Is Real Estate Still Worth Your Investment Dollars?
In these times of rising interest rates and market uncertainty, should real estate still have a seat in your investment portfolio?
As we know it, interest rates in many countries have been rising in leaps and bounds in the past year or so, thanks to skyrocketing inflation. And naturally, costs of borrowing have also followed suit. For many real estate investors out there, this has made them think twice about ploughing more money into real estate investments, as rising mortgage rates have cast a pall over their potential returns.
Meanwhile, other than property-related investments, these investors are also constantly on a lookout for the best investments that would earn them the highest yield to beat inflation. In Singapore, for instance, some have turned to shorter-term securities like Treasury bills and government bonds that offer an attractive risk-free interest yield, as well as short-term fixed deposits that offer lower-risk returns.
Along with the rising interest rates, the six-month Singapore Treasury bills saw its interest rate hit a 30-year high of 4.4% p.a. on 8 December 2022, while the 12-month Singapore Savings Bond issued in December 2022 offered an interest yield of 3.26%. Even some fixed deposits with a minimum deposit requirement are offering an interest yield that is well above 4%.
With the equity and bond markets roiled by uncertainties and negative sentiment, some investors may be wondering if they should just let their money sit in some of these risk-free or lower-risk investment instruments, or if they should still seek some investment opportunities real estate has to offer?
Are rising rates entirely dismal for real estate investors?
Scary as it sounds, rising interest rates may not actually be all bad news for real estate investors. Yes, that leads to higher borrowing costs, but rents also tend to trend higher when that happens. And if rents rise more than borrowing costs, Net Operating Income will also increase, which would be music to the investors’ ears.
“Scary as it sounds, rising interest rates may not actually be all bad news for real estate investors. Yes, that leads to higher borrowing costs, but rents also tend to trend higher when that happens.”
In the residential property space in the U.S., U.K. and Australia, for instance, as more people who had intended to buy a home and live in it have now pivoted to renting instead of owning one, rents are holding up well against a tight rental market. So it is looking very much like a landlord’s market now for these markets, as renters outnumber buyers.
Of course, to investors who choose to invest in real estate financing deals, such as a real estate debt fund, rising interest rates may also be good news as they can usually lead to higher-than-usual yields, as real estate financing is typically directly linked to the central bank’s interest rates.Sign Up at RealVantage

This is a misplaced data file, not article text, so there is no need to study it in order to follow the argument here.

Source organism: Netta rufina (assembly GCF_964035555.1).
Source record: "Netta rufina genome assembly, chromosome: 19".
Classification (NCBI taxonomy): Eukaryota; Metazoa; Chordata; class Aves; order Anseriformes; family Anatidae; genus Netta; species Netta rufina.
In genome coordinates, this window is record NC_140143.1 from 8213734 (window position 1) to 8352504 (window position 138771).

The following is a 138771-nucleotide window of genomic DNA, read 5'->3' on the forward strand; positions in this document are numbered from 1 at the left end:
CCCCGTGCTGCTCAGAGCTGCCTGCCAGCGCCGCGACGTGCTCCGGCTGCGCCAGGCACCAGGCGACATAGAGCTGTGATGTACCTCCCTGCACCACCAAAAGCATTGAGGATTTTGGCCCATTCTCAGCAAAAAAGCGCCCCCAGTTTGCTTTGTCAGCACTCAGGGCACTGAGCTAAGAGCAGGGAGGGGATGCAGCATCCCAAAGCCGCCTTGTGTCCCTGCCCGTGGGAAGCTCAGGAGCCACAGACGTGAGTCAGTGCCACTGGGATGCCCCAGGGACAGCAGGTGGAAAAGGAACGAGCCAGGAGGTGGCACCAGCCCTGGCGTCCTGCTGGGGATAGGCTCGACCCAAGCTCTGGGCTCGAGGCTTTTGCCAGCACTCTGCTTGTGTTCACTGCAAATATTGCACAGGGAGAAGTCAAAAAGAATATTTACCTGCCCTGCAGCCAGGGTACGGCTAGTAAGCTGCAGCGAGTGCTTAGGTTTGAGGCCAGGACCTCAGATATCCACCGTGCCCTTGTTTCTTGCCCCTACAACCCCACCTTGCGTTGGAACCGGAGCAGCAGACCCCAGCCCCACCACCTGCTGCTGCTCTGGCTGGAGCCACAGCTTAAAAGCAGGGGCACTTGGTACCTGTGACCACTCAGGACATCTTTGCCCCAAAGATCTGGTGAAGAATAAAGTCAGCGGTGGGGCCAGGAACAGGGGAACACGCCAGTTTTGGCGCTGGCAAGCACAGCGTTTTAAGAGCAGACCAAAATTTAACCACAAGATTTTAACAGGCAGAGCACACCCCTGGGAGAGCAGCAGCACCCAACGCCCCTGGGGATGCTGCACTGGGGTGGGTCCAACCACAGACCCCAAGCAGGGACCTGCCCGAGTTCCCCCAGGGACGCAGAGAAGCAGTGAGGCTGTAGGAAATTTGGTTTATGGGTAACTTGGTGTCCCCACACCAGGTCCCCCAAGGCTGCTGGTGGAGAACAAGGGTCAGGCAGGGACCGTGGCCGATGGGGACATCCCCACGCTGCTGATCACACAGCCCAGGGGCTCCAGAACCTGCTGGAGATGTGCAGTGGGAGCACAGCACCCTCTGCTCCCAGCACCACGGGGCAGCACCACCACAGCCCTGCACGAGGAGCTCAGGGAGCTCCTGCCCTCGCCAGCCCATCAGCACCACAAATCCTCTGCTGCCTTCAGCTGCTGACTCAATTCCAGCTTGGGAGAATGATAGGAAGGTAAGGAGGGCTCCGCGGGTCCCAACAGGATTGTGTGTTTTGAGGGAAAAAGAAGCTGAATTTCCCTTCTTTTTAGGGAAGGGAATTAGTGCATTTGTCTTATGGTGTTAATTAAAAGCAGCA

It’s also about capital appreciation, diversification, and stable returns
It is important to realise that yield is only part of the real estate investment equation. Some investors tend to be fixated on a higher short-term yield, and end up comparing property yields with those of other short-term investments, with the hope of having the flexibility to deploy their monies nimbly when the tide turns. But it is also important to not ignore the capital appreciation potential of a property investment.
Historically, the capital value of a property generally appreciates over time. This is especially evident in real estate investments that adopt value-add and opportunistic investment strategies. And it is one important component of the returns investors seek when investing in real estate. So, while investors chase after risk-free or lower-risk investments with a satisfactorily high yield, let’s not forget about the potential for capital appreciation too.
Property investments are also lowly or negatively correlated with commonly invested assets like equities and bonds. This makes them an ideal component in a diversified investment portfolio comprising multiple asset classes.
“Property investments are also lowly or negatively correlated with commonly invested assets like equities and bonds. This makes them an ideal component in a diversified investment portfolio comprising multiple asset classes.”
In fact, to take diversification to the next level, investors could even further diversify their investments within this asset class by adopting different investment strategies, investing in different markets and asset types, as well as varying the investment durations and amounts. These help investors to harness different investment opportunities, spread out their investment risks, and enhance risk-adjusted returns. And now with investment avenues like fractional property investments, you can actually diversify your property investments more easily and affordably than ever.